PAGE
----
With the upcoming solar eclipse that has most of America a-flutter, I thought I would write something about the observatory that we have here in Lockport. What? You didn’t know there was an observatory in Lockport? I would bet there are quite a few people who had no idea. I had the pleasure of visiting it once when I was a kid, and again about three years ago when Lockport High School principal, Frank Movalli, gave me a quick tour.
I can tell you the night I went to attempt a glimpse at Halley’s Comet was October 2, 1985. It was the same night Rock Hudson died. I remember hearing about Hudson’s death as the radio was playing for me to get up for school the morning after spending half the night looking at the stars.
I can just remember my parents coming in to wake me after a phone call from our Scout leader, Mr. McCandlish. We were going to see Halley’s Comet. We had spoken about it at several meetings and this night was going to be our night. Mr. McCandlish swung by with the station wagon, and I joined several other fellow sleepy Boy Scouts. Off to the Lockport High School Observatory we went.
The John T. Remick Astronomical and Meteorological Observatory is located on the west side of Lockport High School in a small building in the parking lot. This nondescript building is nearly forgotten. It may be a fair bet that most of the students passing through the halls at the school are completely unaware of the contents of that building.
On December 11, 1961, the Lockport Board of Education established the John T. Remick Astronomical and Meteorological Memorial Fund. This was the first step to erecting a weather station and observatory at the school. The weather station would be on the roof of the school and the observatory would be erected on “suitable ground nearby.”
Mr. Frederick N. Remick, desired to see our local high school have such a station and observatory so that interested students could follow in his son’s footsteps. John Remick, his son, graduated from Lockport High School in 1936. After graduation, he studied at the University at Buffalo and the University of Illinois. Afterwards, he attended the Massachusetts Institute of Technology, where he studied general science and meteorology.
While at MIT, Remick was commissioned a second lieutenant and entered the Air Force upon graduation. At each of his many service locations, he not only acted as the meteorologist in charge of the station, he also helped to organize the stations and set up suitable recording guidelines. Later in his military career, he was in command of all the weather stations from Hudson Bay to Iceland, and from Greenland to the Azores. He terminated his service from the Air Force in 1946 with the rank of lieutenant colonel.
After leaving the Air Force, he served as an airway forecaster at LaGuardia Airport in New York. At the end of his career, he worked at Washington National Airport, serving as meteorologist, Emergency Warning Section, US Weather Bureau. He remained at that post until his death March 23, 1961.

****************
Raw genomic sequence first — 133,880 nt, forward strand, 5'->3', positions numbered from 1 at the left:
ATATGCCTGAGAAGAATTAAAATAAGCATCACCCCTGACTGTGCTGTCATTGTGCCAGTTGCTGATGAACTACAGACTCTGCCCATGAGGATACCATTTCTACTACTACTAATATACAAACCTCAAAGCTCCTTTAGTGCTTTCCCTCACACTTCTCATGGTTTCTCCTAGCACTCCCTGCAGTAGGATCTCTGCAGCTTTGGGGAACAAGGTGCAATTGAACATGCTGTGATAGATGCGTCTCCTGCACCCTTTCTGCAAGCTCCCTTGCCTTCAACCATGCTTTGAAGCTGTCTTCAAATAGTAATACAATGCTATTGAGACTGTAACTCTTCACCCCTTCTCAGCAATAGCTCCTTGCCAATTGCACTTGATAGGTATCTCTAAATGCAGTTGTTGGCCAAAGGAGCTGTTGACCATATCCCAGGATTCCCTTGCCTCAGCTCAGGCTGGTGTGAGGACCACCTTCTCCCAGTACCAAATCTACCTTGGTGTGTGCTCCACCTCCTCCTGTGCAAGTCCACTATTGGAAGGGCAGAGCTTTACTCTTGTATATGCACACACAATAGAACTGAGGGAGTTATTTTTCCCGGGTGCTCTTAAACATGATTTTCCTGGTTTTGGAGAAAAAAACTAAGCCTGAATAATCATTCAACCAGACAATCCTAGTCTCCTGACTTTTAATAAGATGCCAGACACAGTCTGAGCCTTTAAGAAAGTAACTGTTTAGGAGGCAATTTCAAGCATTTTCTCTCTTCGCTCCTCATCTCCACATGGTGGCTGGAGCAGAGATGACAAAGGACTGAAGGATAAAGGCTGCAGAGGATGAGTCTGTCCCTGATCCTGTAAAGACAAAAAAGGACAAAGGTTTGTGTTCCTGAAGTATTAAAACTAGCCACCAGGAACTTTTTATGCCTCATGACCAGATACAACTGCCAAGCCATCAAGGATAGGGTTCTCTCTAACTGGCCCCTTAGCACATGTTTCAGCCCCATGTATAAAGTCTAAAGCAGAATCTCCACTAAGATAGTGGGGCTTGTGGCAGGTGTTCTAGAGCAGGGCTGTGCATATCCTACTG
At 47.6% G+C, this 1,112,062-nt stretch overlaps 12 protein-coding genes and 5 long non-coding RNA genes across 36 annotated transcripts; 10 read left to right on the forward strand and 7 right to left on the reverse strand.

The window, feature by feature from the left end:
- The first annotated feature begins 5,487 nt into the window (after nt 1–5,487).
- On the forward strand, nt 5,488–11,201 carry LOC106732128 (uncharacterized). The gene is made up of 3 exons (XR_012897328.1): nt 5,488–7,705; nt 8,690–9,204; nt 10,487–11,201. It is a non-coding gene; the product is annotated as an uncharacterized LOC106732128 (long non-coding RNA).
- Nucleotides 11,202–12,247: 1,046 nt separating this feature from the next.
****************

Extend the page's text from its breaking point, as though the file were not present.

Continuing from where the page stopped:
At the completion of the construction of the observatory and the installation of the 12-inch telescope, the Lockport Astronomy Association was formed. At the time, the telescope at the high school was one of only two public telescopes in Western New York. Over the years, the observatory was utilized for several celestial events, aside from the Halley’s Comet watch that I went on.
In 1977, a partial solar eclipse occurred on July 10th. The observatory hosted 150 people hoping to catch a glimpse. Marshall W. Baker, a member of the Association, said, “The scope was continually busy, I would say, for two hours. We had a lineup for most of the time we were there.” They also showed a slide show about other solar eclipses.
As late as 1990, the observatory was still in use. It was opened to the public on September 11th at dusk to observe the Levy Comet. At that time, the Lockport Astronomy Association opened the observatory every Wednesday evening when the skies were clear. Later that winter, in January, 1991, people visiting the observatory were able to view a special grouping of the planets Venus, Mars, and Jupiter.
I’m not sure when they stopped using the observatory regularly, although Mr. Movalli did tell me that the telescope had been damaged and needed to be repaired. Also, the lights from the strip on Transit sometimes was problematic. He did tell me that the Association was in the process of getting the observatory and telescope refurbished.
In 1985, we were not able to see Halley’s Comet. The skies in that direction were cloudy. However, other parts of the sky were clear enough for us to see some stars and Saturn. I think it was Saturn. It was my first time seeing another planet with my own eyes, rather than in a book. It was surreal. I loved that night, searching for a comet. I loved it so much, I asked for my own telescope, which I got. It’s still in the attic. I need to pull it out, clean it up, and take the girls out so we can do some stargazing.
As the for observatory and telescope, if anyone from the Lockport Astronomy Association reads this, if you could please keep up updated on any progress, we would be more than happy to keep the world apprised. It is a wonderful asset in our community. We should all be supportive of continuing the fine tradition begun by Mr. & Mrs. Frederick N. Remick in honor of their son, John.
Craig Bacon would love to travel out among the stars. The exploration would be longer than a five year mission, and would be even greater if he didn’t have to stop for a hitchhiking Matt Damon.